The most exciting thing to happen to long-course (think Ironman) triathlon since Chrissy Wellington has been Lance Armstrong's comeback. He ran triathlon successfully in the early 1990s, but quit to concentrate on bike racing. Having been famously dominant there, the question was whether he could be a competitor again as a triathlete. Because a top pro cyclist wears out in his mid-30s and a top Ironman triathlete has until his late 30s or even early 40s, it seemed possible.
Sure enough, Lance has competed in several 1/2 Ironman races this year, with a podium finish in (I think) all but one of them. He has won two outright, including most recently over such competition as Greg Bennett, who is generally understood to be one of the top 10 triathletes of all time at the shorter (and much more competitive) international/Olympic distance. Lance was heading to Ironman France this month in an attempt to qualify for the full-Ironman world championships in Kona. Apart from a handful of naysayers, it was generally understood he would qualify; that would have meant the newcomer (Lance) against dominating three-time winner Craig Alexander, among other top contenders. If such a race didn't take eight hours it would be a nail-biter.
Armstrong is enjoined from competing as the quasi-governmental U.S. Anti-Doping Agency pursues charges against him based on supposed conduct during his seven TDF wins.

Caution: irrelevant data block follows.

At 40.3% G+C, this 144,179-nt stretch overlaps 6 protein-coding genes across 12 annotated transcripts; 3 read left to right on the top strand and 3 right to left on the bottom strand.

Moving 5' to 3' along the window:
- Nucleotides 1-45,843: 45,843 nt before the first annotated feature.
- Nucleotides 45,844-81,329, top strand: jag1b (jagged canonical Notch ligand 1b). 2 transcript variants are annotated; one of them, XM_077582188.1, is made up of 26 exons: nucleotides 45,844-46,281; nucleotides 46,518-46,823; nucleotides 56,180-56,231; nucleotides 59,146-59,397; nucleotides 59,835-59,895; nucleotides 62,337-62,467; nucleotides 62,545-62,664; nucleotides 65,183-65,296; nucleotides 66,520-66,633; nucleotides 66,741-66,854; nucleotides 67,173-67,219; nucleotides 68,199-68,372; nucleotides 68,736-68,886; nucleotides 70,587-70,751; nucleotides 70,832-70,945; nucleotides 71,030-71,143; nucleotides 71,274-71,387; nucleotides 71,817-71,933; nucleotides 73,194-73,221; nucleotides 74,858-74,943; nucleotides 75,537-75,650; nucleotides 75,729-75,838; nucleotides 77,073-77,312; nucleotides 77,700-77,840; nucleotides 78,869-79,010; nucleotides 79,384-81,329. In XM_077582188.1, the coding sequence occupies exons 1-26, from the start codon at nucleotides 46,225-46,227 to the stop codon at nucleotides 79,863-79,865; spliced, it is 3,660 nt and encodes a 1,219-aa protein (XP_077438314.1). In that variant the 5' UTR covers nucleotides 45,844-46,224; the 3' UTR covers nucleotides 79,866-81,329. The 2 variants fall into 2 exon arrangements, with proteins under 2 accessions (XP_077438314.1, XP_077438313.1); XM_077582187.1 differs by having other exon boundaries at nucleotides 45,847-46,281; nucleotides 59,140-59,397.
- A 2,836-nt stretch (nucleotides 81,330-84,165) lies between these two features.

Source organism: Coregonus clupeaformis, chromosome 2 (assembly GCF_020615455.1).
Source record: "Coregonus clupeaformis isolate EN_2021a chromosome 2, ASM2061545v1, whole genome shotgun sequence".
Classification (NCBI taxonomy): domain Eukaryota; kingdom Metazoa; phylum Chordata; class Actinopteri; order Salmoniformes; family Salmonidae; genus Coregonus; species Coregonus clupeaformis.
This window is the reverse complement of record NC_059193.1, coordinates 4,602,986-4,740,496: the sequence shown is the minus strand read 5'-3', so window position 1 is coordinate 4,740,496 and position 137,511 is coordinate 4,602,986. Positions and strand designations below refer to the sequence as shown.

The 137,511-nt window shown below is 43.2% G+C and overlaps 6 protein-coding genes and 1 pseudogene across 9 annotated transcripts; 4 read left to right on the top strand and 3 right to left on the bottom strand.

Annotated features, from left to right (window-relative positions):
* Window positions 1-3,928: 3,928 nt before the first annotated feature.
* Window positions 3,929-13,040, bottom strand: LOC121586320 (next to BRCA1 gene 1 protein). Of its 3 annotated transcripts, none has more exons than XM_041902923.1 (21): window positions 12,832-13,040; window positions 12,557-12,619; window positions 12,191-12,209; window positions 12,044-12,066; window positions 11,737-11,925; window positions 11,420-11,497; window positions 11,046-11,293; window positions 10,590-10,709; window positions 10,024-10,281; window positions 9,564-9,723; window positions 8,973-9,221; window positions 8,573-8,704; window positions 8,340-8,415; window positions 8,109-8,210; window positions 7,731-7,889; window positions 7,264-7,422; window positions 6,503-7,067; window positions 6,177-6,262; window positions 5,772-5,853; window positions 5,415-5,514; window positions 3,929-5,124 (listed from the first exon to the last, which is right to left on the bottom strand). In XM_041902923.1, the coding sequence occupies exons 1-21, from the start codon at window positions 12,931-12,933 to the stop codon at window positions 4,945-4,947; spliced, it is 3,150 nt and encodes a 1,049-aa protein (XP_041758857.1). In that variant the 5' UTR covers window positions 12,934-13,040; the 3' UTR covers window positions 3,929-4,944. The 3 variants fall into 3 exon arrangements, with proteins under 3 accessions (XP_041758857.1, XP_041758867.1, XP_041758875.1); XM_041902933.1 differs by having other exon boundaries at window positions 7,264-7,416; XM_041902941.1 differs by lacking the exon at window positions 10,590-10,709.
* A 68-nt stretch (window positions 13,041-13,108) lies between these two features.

I'm no fan of Lance, who seems like a jerk. But he's a Tiger Woods kind of jerk -- you just watch him (in the latter case, used to watch him) wondering how high a guy can possibly soar. (Thanks to S__ for the analogy.) I'd rather not know that there's a limit. And here, with Lance at 40 years old a serious contender to be Ironman world champ, the limit was pretty high -- if it existed at all. We may not know, because he's not being permitted to find it. Because even Lance can't be the best forever. People don't win races long after age 40. It's pretty much this year or never.
I'm all for drug testing race winners, and even random testing before, during, and after races, seeking to eradicate unfair advantage in sport. Floyd Landis should have had his TDF victory stripped. When I try to articulate the difference, I think I settle on a laches argument. Nobody could catch Lance when he was winning, or if they could, they found it to their advantage to look the other way, thus having unclean hands. Lance hasn't raced a bike seriously in years and he hasn't won the TDF since 2005. I haven't heard that there's suspicion surrounding his triathlon successes, and I know WTC (the Ironman people) test the victors. His TDF victories will forever bear an asterisk for those of us who follow that kind of thing. Maybe its time to let him race for a while -- watching to see that he's clean, of course -- to see what he can do?